Changing Your Mind is a Freedom, Too

The world of personal finance blogs (this one included) is filled with a healthy dose of fantasy.  Where we’ll live, what we’ll do, and the many adventures that the ability to say “see ya” to our jobs will allow us to have.  There’s one freedom granted us by financial independence that I think a lot of personal finance and early retirement blogs gloss over:  The freedom of changing your mind.

This week, the future Mrs. Vagabond and I got to talking about the many places we want to live or visit in the world, and chatted happily about where we’d like to begin.  Part of our plan for the next few years is to get married, and hopefully start our family… just in time to begin to raise them on the road.  Well, to call it “on the road” may be overstating it a bit.  We don’t intend to jet from place to place at vacation speed.  We’ll arrive in each new location expecting to spend a few months, and either extend or cut short our stay depending on how much we’re getting out of the experience.

Though it was a happy conversation, it began because one of our close friends had attempted to pour a lot of cold water on our early retirement enthusiasm.  Curiously (or maybe totally expectedly), the few people who have voiced concerns about our plans of the next few years have all been very close to us.  We’ve been told that you can’t retire by forty, that you can’t travel with very young children, and that we are going to be lonely and miserable.  To be frank, I think they’re completely wrong on all counts.

But What if They’re Not Wrong?

What if the places that we romanticize are too hot, too cold, too boring, too scary, or just too different to make us happy?  What if we get so tired of traveling that all we want is the safety and reliability of the USA?

Who Cares?

If we’re not happy, we’ll change our minds.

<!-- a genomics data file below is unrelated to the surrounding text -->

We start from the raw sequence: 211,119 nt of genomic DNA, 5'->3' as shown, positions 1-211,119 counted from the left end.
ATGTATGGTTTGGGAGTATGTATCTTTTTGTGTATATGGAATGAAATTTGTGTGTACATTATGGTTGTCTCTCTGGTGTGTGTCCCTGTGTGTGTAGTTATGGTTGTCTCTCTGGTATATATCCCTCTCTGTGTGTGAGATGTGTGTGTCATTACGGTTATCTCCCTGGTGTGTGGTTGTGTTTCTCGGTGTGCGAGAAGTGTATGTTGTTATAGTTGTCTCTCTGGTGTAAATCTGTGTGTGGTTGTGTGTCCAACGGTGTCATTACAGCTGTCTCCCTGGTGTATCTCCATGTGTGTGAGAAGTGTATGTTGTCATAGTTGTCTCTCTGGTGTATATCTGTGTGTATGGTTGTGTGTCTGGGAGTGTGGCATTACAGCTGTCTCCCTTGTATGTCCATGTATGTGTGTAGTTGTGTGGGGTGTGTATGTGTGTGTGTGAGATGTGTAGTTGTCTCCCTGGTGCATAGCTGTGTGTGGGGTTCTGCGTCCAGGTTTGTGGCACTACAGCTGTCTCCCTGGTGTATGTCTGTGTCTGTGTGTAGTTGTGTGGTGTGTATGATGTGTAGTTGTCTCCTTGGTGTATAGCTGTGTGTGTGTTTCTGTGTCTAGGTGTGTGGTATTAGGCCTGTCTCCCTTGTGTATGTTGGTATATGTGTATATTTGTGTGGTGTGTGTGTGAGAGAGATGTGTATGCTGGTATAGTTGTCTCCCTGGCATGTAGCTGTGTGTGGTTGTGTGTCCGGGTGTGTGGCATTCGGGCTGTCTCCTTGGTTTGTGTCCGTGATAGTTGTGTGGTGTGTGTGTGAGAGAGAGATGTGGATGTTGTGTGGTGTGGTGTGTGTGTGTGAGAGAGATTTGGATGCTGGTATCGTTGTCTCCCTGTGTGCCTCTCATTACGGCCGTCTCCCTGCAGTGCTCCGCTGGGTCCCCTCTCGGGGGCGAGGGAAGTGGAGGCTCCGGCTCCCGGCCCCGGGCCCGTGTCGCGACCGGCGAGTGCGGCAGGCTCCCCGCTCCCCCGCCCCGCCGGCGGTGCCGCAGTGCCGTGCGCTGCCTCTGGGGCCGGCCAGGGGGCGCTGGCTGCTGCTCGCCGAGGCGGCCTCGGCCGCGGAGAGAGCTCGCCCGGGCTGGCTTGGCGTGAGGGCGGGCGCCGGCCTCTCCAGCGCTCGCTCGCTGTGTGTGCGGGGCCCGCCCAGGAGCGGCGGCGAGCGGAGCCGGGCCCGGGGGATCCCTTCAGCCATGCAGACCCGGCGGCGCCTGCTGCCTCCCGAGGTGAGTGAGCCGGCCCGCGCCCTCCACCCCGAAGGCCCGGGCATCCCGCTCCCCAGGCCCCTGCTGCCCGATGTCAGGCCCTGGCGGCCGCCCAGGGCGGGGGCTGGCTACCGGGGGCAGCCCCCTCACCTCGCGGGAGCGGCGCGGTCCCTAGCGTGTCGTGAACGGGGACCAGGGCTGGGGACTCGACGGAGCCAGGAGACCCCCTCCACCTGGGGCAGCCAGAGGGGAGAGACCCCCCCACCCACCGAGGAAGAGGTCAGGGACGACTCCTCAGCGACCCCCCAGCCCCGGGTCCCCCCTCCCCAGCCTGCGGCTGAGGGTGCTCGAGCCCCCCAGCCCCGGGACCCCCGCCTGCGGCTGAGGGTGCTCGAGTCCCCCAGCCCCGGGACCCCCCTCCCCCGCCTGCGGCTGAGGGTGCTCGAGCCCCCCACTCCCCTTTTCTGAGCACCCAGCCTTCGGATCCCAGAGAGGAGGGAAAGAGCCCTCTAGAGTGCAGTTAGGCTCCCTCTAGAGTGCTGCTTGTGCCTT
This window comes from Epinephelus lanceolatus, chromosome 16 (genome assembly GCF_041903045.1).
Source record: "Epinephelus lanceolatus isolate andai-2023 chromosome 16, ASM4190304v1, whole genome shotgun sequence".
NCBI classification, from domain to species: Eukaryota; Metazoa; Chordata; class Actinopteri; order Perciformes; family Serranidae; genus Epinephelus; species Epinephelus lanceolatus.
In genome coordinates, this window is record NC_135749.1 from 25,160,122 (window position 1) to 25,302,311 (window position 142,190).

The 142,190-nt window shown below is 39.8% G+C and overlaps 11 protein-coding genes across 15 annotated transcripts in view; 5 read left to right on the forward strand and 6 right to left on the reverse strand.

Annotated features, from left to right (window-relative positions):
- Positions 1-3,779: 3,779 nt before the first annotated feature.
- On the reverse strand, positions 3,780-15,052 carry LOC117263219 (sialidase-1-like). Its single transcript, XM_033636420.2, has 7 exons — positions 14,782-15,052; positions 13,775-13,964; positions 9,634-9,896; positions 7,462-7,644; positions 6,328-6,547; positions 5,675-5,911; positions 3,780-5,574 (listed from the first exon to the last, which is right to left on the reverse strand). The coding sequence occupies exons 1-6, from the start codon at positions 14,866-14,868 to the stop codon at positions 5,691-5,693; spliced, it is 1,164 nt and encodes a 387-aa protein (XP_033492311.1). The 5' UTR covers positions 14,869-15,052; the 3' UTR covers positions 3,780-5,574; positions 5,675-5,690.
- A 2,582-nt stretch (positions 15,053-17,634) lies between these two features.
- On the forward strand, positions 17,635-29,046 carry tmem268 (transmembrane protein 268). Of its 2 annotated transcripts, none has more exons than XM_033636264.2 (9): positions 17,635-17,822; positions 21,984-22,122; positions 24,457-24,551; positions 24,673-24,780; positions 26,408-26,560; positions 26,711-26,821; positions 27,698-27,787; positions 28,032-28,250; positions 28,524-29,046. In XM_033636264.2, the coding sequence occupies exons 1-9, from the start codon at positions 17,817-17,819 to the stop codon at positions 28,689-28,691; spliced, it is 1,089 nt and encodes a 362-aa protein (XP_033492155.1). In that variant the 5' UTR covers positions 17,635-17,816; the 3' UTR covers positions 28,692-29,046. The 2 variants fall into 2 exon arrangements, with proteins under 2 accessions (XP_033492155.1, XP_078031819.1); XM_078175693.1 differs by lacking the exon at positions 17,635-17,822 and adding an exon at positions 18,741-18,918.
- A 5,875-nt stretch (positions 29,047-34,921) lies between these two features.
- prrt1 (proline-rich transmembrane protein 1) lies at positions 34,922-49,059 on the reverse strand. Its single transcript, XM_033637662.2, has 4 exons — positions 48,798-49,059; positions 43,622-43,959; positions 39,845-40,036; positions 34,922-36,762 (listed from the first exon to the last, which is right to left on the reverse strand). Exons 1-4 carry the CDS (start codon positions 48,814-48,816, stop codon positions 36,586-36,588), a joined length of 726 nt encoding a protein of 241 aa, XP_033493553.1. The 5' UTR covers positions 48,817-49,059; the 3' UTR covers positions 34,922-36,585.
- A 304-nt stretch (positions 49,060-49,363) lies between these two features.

We’ll move.  We’ll come home.  We’ll settle someplace new that we can’t imagine leaving.  We’ll take on part or full time jobs just to pass the time, assuming we enjoy them completely.  That’s part of complete financial freedom too.

Think about all the people in the world living paycheck to paycheck, or deeply in debt.  Those are the people who can’t change their minds.  If someone with no savings whatsoever takes a new job that turns out to be a nightmare, they have few options aside from finding another one.  Families relocating for work, pursuing further education in an attempt to get a raise, or working long hours are the ones truly trapped in their choices!

Financial Independence isn’t just a single moon-shot towards your fantasies.  It’s a safety net that allows you to make and unmake choices, to experiment, and to let the experience of freedom plant new desires and dreams inside of you.

If you’re a little further along on your journey to financial independence than we are, and you’re resisting pulling the trigger because you’re not sure you’ll like retirement, or you think you’ll be bored, don’t fear!  You have a power that is actually the foundation of the “independence” part of financial independence:  the freedom, the wherewithal, and the luxury of changing your mind.

35 thoughts on “Changing Your Mind is a Freedom, Too

  1. Fervent Finance

    I change my mind a little too much some would say, but I totally agree that’s why I want to be FI!!! If at first I want to go to Europe for a year, but then get sick of it after a month… who cares? I have to freedom to come back to USA or go to Asia. If I decide I don’t want to start the business but want to do wood working for friends and family, who cares!? The safety net of FI is there for me so that I can change my mind!

    1. The Vagabond Post author